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Posts Tagged ‘heaven’

On the last day of 2010 I picked up lewis’ book “the great divorce”. I have no idea why other than I think he’s a creative writer and it was less than 200 pages.

The book was a thrill to read. Just great writing. Fast, fun, efficient. Oh, and evocative. However, the main morality is a pain to me. Not because of the end morals, but the justification of those morals. Sure none of us should be too selfish, too pity sucking, and too self-respecting.
That said, we need not be that way because the promise of heaven nor “eternal joy” nor “true love”. Life is just easier if you’re not a jerk nor a pity party.

Lewis presents an enticing view of heaven and Christianity.  Salvation through the surrender of self to God and everything is
awesomely straightforwad! Unfortunately, the history of Christianity and the stories in the bible simply don’t paint that simple of a picture.

(and, oh, that’s not the way the world works. )

I won’t deny Lewis’ idea that ‘it’s all good’ and we all have flaws that will be forgiven and forgotten is very appealing. It’s just not a serious position. You
have to suspend too much of your intellect to take this story as a serious philosophy to order your values around.

There is a small gem in this book for me.  Lewis seems to paint a world view devoid of personal responsibility, which is likely the
right position in the grand scheme of things.

Read the book and let’s talk!

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Is this existence the only life we have?  no after life… no heaven… no hell?  is there karma? is there reincarnation? is there soul? Is there anything other than the 80 or so years most of us will “live”? What are the implications?

Russell’s (Son) position:

This is it.  My 28,105 days are all that I have.  People might remember some version of the things I said or did, others might have photos and videos of some slice of my life and some might carry my genes but I, capital I, will cease to exist when I die.

Based on that, best to live life to the fullest.  That doesn’t mean become adrenaline junkie or find Buddha.  To me it means just do and stop to smell the roses.   Work hard, play hard… be at peace as much as is reasonable. Experience as much as possible.

I like what my grandfather said, “All you leave behind is how people remember you.”  [In the response below, Mom corrects this… perhaps I remembered the quote the way I wanted to… hmmmm]

Donna’s (Mother) response:

So glad to see my father’s words recalled here. I remember them a bit differently, “When it’s all said and done, it’s only the people who will matter.” But that’s really an aside to the question here for me, since I think he was trying to tell me to live for the people and not the stuff after he had spent so many years working so hard to provide me with a good and comfortable life. He wasn’t commenting on his belief in God (which was also one of his deep values) but rather trying to guide me.

Is this life all we have? Is this it? I do not believe this physical life is it.

In fact, the last time I heard anyone say that “this is it” was when my brother and I stood at direct odds over the impending death of our dad — the man quoted by both mother and son herein.

My father was languishing on life support systems having had a very bad outcome from his surgery for pancreatic cancer. He lapsed into a coma shortly after the surgery and showed few — if any — signs that he could or would come out of the coma.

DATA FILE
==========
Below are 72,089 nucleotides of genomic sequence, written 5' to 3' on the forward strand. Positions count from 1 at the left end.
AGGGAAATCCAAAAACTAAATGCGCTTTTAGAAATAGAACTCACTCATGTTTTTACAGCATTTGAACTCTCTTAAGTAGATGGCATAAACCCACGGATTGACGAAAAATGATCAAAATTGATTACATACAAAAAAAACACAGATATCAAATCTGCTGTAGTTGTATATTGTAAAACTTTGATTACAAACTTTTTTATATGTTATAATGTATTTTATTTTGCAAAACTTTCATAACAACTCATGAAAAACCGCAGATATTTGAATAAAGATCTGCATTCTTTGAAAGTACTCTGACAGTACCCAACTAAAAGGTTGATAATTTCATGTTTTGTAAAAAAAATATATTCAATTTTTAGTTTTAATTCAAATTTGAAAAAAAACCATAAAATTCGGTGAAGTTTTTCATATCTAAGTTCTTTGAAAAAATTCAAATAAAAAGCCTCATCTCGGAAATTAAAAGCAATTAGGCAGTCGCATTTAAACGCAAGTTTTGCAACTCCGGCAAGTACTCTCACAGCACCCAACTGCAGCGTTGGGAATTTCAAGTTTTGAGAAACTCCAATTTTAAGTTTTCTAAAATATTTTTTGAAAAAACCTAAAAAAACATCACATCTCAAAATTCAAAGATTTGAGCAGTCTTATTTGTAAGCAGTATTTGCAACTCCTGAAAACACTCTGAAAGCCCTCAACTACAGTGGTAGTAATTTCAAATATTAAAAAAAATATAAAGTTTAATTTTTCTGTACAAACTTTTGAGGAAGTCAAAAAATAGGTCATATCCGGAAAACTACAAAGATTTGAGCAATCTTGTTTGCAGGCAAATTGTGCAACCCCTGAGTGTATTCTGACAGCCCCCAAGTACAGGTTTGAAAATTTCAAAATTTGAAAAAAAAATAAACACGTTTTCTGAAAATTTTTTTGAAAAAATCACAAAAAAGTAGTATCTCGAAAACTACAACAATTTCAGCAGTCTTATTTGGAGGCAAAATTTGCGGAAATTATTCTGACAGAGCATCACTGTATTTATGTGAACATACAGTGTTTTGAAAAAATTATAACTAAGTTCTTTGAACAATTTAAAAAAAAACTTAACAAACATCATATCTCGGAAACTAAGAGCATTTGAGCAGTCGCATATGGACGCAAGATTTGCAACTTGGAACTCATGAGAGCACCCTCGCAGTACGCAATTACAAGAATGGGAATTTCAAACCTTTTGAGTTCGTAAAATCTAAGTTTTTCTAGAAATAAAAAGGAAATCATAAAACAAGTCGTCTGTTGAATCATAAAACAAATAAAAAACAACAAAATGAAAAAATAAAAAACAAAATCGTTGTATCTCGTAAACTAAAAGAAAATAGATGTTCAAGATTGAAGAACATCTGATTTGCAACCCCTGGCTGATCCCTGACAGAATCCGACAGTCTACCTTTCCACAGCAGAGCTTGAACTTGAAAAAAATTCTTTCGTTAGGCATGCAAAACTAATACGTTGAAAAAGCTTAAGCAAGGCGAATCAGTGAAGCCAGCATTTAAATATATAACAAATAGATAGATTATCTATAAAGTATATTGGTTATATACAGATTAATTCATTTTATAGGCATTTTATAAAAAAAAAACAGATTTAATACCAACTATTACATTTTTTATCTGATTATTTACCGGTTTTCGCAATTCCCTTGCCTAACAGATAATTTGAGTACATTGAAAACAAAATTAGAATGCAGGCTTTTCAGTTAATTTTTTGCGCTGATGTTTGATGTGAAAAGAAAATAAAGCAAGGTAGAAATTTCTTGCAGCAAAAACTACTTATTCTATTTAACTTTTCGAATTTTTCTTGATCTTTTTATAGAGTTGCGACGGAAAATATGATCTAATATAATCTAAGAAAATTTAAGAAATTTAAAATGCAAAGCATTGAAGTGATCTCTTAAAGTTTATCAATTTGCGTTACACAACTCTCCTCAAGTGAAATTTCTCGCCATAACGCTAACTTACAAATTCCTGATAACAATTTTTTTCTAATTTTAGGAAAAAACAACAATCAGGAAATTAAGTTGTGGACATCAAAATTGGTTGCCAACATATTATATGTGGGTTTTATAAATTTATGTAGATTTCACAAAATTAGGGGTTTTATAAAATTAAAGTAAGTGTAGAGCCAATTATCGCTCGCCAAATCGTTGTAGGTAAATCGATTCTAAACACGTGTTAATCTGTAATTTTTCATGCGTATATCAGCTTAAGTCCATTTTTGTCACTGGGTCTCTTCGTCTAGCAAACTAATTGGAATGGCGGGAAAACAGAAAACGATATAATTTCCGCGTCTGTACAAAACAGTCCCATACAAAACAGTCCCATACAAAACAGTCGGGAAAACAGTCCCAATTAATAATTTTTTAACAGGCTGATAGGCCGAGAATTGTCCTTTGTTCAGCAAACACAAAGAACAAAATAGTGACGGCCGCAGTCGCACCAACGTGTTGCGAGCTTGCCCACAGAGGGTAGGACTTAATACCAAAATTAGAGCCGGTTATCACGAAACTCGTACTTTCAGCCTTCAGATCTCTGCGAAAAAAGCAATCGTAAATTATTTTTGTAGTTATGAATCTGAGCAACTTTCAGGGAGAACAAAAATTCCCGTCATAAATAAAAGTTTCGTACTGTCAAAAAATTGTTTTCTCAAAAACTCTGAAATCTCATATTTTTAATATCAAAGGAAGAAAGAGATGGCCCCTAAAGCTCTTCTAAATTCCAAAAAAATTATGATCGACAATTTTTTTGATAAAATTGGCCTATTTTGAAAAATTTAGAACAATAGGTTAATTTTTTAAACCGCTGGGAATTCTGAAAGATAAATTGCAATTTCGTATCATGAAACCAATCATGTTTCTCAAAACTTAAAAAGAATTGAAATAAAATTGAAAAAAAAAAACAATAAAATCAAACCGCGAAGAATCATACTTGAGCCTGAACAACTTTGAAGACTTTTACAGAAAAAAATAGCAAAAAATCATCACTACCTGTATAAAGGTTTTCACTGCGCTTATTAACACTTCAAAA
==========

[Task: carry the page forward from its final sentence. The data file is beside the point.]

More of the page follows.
As the hours and days wore on, my brother was determined. If there was one sliver of a chance that our dad would come out of his coma, my brother wanted the life support to continue. I argued that my dad never wanted to be kept alive on life support systems when his quality of life was not likely to be outcome. I wanted his wishes honored. I wanted the machines turned off.

My brother was livid and terrified. He said things like, “Don’t get the flu around Donna, she’ll blow your brains out,” and, “I don’t know about you, but I believe this life is all we get so we have to keep him alive if there is any chance at all for life.”

I was angry, hurt but determined. I answered him, “No, I do not believe this is it. But it really doesn’t matter what you or I believe, what matters is what he (our dad) believes, and he believed in something more. He did not fear death but living a life that was without meaning.”

A day or two later when my brother could be sufficiently convinced that there was no hope for life for my dad and after my dad had then suffered mini-strokes and lots of end-of-life traumas, we finally turned off the machines.

We stood at his beside. A shell of a body that had not shown any tangible signs of life for eight days — my dad was finally to die. In the midst of those sad moments, he turned his head, opened his eyes and fixed them on mine. I reassured him that everything would be all right, just as he had reassured me so many times when I was a little girl. I told him I loved him (as we all did). And he died. The sun was visable for a few moments before the cloud covered filled in the gray skies, and it was over.

My dad was my main teacher in areas of the greater themes of my life, my value system and my overall beliefs, but he was by no means my only teacher.

It is my experience is that the deeper threads of life hold more than I can comprehend or explain without my faith. The wind, a crashing wave on the Pacific shore, a grandchild’s voice, a phrase well-written… or a the love of my father who gave up so much of what he desired to share the fruits of his work with me and to better my life.

I have so much faith in something outside of self.

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